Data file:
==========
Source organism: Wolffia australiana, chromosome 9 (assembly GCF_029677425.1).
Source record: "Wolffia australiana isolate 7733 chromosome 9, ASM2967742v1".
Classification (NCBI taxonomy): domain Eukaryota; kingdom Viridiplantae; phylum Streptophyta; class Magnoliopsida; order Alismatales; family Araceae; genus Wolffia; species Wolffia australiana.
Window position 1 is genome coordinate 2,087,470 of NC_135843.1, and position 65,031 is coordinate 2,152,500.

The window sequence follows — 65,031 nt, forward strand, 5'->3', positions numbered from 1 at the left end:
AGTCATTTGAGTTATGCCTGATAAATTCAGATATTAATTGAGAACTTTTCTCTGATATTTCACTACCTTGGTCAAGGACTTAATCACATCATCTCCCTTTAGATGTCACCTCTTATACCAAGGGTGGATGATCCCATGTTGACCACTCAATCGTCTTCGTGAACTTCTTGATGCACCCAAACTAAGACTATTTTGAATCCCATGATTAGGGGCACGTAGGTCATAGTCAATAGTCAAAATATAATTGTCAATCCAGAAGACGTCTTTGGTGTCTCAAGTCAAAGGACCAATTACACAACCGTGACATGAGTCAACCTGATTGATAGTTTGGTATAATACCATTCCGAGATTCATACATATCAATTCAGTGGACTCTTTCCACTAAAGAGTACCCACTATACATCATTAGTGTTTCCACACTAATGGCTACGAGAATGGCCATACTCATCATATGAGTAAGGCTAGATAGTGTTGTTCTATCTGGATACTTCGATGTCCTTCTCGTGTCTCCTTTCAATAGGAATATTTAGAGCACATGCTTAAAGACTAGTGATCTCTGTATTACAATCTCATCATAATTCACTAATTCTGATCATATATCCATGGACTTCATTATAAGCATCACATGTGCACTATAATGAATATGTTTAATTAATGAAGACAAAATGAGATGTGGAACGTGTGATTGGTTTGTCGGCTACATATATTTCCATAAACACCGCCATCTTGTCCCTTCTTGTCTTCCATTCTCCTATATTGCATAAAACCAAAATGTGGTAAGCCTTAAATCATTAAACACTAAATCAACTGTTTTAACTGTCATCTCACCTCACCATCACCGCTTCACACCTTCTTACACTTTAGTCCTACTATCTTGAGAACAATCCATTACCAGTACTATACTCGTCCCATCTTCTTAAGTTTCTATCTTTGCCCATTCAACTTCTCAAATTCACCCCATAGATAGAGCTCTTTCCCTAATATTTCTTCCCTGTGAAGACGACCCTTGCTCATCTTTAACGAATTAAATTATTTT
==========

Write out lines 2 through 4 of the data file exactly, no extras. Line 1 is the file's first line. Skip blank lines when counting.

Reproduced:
Source record: "Wolffia australiana isolate 7733 chromosome 9, ASM2967742v1".
Classification (NCBI taxonomy): domain Eukaryota; kingdom Viridiplantae; phylum Streptophyta; class Magnoliopsida; order Alismatales; family Araceae; genus Wolffia; species Wolffia australiana.
Window position 1 is genome coordinate 2,087,470 of NC_135843.1, and position 65,031 is coordinate 2,152,500.